Suzanne Legault calls for tougher rules around deleting, preserving emails

Suzanne Legault, Canada's information commissioner, tells CBC Radio's Ottawa Morning why a scandal in British Columbia is necessitating better legislation when it comes to government record-keeping.

'Independent, effective oversight' needed after government scandals in Ontario and B.C.

Information Commissioner Suzanne Legault says more stringent regulations are needed around government record-keeping after separate scandals around deleted emails in Ontario and British Columbia. (Sean Kilpatrick/Canadian Press)

Two recent scandals in Ontario and British Columbia have Canada's information commissioner calling for better legislation and enforcement when it comes to how government employees create and store documents.

Suzanne Legault told CBC Radio's Ottawa Morning host Robyn Bresnahan Wednesday that there needs to be "duty to document" legislation requiring governments to create and preserve records that pertain to "important" actions — and sanctions in case that legislation is ignored.

"Canadians have a right of access to government information and government documents. Now, if those records are not created, the right of access is actually completely nullified," said Legault.

Legault is making her pitch in the wake of two scandals in Ontario and British Columbia involving the inappropriate deletion of government emails.

In B.C., the "triple delete" scandal arose last October after it was found that some members of the public service were deleting sensitive emails three times: first by moving emails to the system's "deleted" folder, expunging the record from that folder as well, and then manually erasing it from a 14-day backup system.

Ontario is facing a similar controversy after former premier Dalton McGuinty's chief of staff and deputy chief of staff were both charged in December after allegedly deleting files related to a 2011 decision to cancel the construction of two gas-fired power plants in the Toronto area.

Should public servants have to keep better records of their work? Suzanne Legault thinks so.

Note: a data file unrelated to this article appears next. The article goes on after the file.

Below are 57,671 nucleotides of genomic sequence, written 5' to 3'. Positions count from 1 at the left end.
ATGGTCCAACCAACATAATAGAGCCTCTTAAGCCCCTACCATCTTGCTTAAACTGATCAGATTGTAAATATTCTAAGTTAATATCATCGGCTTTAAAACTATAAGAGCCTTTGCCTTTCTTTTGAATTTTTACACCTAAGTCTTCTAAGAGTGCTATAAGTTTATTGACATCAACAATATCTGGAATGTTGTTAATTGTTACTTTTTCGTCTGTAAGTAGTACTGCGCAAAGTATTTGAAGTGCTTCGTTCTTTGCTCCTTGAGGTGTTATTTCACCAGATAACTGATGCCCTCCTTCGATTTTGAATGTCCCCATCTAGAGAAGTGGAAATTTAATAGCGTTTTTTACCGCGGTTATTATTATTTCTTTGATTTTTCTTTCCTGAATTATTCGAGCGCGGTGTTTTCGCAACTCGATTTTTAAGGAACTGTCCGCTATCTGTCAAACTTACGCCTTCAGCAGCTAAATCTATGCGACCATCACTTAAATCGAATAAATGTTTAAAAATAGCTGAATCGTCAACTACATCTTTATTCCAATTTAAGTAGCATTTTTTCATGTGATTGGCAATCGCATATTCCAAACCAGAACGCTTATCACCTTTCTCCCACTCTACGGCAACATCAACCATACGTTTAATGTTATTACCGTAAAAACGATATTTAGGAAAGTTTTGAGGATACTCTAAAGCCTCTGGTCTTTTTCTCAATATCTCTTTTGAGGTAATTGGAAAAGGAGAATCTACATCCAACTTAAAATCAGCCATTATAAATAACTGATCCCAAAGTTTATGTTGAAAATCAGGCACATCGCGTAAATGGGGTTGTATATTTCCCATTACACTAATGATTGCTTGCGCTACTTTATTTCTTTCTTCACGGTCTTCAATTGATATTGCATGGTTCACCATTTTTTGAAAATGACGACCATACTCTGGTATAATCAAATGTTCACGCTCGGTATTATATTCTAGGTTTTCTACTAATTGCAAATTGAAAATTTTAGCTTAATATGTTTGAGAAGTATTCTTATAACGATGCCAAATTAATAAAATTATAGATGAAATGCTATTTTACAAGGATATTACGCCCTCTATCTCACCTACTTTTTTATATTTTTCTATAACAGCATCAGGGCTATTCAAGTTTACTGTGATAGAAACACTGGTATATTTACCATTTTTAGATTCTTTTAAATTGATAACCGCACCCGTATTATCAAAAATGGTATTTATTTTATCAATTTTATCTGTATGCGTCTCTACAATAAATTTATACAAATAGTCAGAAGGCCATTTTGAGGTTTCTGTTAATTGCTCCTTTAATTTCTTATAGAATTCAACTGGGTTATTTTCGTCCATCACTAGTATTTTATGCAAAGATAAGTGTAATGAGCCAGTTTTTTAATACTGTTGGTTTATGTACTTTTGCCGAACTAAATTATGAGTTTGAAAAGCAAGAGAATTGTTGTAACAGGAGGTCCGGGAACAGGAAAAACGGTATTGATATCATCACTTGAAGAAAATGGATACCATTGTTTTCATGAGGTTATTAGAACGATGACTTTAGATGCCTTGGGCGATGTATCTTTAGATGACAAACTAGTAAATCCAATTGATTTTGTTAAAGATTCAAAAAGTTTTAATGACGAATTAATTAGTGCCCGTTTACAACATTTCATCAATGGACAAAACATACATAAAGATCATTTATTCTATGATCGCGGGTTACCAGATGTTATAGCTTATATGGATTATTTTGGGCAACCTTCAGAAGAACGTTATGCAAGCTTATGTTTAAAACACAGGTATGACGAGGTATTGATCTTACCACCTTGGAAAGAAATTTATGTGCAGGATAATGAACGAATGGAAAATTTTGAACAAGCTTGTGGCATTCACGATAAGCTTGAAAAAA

While there are already legal sanctions for failing to observe the Access to Information Act, they are "not quite appropriate," Legault said.

Anyone who fails to preserve a public document or counsels someone else to avoid record-keeping — by urging notes not to be taken, for example — should be subjected to a "spectrum of sanctions" ranging from disciplinary measures to fines or criminal charges, Legault said.

Asking for 'elevated legal obligation'

Her push for "independent, effective oversight" comes with the support of her provincial counterparts across the country, she told CBC Ottawa.

"What we're asking is that there is an elevated legal obligation to preserve these records and to create them," said Legault.

"This is an obligation that [governments] already have to abide by. We're just heightening it."

Prime Minister Justin Trudeau promised during his successful 2015 election campaign that a Liberal government would introduce a number of changes to the Access to Information Act, including eliminating of fees for processing information requests and granting the information commissioner the power to order the release of documents.

A spokesperson for the office of Treasury Board President Scott Brison has said that details of how the act will be reviewed are expected in 2016.